“It helps them to be more aware of what they’re doing in a day that might be elevating their pressures,” Dr. Peralta said. “It makes them more aware of their diet. It makes them accountable and aware of what might be contributing to their high blood pressures.”

“We advise that after a week they should check in with us. Either the physician will call the patient, or the patient calls us,” she said.

“At the two-week visit, if their blood pressures have been within goal, the physician might decide that the patient has completed the program and continue to encourage the patient to stay the course and further improve upon the lifestyle changes they have made,” Dr. Peralta said. If the patient’s pressures continue to remain elevated above goal, then the patient and physician come up with a plan together. This plan may include medication adjustments, additional blood work or nutrition counseling. The patient also might continue on in the monitoring program for another 14 days to see how the changes affect the patient’s blood pressure.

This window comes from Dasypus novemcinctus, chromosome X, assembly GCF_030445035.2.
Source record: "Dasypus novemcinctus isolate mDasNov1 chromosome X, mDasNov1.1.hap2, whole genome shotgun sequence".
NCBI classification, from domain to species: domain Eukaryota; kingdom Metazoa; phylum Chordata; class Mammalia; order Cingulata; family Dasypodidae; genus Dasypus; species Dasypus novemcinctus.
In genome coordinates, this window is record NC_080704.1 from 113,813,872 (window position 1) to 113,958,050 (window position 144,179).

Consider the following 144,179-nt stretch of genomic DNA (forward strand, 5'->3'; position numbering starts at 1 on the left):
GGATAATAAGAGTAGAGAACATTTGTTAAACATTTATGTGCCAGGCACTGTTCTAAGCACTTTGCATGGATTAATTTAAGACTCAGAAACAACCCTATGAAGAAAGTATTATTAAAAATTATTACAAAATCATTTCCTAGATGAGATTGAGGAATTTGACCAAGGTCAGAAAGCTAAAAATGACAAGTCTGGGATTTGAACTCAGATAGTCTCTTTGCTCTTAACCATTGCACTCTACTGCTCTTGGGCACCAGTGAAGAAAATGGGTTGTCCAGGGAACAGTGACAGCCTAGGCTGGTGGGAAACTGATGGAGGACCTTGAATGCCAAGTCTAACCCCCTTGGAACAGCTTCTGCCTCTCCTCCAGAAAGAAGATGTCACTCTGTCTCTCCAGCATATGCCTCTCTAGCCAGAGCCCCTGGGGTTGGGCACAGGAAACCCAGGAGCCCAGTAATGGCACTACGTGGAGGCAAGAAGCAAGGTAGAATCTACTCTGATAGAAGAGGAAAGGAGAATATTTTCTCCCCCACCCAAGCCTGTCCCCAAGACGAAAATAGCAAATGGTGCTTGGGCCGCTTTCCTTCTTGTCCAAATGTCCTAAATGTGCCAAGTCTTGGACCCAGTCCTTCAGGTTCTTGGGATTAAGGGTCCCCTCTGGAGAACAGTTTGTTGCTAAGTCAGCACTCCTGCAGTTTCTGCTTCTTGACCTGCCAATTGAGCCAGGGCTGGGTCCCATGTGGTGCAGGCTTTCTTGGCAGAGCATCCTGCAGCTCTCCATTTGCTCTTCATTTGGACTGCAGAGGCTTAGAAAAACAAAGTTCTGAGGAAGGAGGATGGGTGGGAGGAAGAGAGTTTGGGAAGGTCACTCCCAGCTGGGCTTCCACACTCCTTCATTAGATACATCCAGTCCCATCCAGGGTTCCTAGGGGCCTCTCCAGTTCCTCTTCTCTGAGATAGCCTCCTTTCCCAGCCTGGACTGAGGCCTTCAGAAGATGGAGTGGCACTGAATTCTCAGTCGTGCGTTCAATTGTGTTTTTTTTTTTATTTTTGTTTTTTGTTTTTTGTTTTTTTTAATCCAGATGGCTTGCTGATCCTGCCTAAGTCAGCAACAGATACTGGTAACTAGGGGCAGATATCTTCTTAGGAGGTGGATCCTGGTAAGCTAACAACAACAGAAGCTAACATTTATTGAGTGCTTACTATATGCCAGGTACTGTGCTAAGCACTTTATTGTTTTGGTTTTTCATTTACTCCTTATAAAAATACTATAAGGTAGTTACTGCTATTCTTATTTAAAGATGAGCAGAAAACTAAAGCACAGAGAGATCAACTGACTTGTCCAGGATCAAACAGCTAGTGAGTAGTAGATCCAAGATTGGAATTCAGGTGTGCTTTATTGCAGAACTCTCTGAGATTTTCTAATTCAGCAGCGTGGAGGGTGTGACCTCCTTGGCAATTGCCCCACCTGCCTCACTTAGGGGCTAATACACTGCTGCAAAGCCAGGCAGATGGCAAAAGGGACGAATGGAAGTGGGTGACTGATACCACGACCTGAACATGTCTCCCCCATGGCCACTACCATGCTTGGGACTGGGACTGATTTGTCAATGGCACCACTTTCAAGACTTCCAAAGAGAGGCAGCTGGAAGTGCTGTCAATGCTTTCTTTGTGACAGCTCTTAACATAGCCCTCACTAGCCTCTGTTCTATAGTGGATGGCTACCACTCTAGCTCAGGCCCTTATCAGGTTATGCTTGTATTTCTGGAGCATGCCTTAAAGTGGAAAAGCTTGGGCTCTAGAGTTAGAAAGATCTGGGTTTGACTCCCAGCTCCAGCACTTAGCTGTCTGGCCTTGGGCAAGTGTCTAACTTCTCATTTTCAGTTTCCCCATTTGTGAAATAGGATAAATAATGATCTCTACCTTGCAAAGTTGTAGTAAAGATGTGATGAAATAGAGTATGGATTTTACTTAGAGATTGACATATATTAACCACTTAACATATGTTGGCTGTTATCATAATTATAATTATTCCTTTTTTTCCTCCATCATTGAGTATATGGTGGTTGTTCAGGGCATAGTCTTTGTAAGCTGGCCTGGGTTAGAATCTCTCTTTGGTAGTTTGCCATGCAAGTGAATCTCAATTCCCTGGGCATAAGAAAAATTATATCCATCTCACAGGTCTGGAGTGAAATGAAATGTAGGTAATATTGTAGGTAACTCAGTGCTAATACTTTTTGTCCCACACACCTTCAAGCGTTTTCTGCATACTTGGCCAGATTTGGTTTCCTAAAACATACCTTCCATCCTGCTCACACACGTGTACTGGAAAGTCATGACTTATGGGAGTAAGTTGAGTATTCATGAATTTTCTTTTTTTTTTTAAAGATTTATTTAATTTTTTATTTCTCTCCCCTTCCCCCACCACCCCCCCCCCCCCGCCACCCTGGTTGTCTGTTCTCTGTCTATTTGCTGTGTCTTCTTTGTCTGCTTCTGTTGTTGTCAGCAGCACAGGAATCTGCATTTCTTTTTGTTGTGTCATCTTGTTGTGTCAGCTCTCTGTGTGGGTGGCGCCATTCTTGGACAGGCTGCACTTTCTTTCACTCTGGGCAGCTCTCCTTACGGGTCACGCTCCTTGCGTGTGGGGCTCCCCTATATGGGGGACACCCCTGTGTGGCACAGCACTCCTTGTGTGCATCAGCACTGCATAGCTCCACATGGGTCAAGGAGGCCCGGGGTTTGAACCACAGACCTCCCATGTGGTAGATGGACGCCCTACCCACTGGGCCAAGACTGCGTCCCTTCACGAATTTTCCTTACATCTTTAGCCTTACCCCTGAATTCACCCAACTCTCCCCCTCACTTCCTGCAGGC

“Sometimes patients will come in, and if they haven’t had their blood pressure taken properly, they’ll tell the physician, ‘I was supposed to be sitting down with both feet flat on the ground, and I didn’t get it done that way this time.’ Some people tell us stories of how they are now able to teach other members of their family how to properly take a blood pressure,” she said. “It’s really great when you see your patients grow. They first present understanding very little about what hypertension even means and then transform into advocates for healthier living in their own families and communities.”

Get started in your practice

Access the AMA-Johns Hopkins Medicine M.A.P. resources to implement SMBP monitoring in your practice. The resources cover everything from selecting an SMBP device to patient training on how to self-measure correctly to hypertension diagnosis and management.

For more on SMBP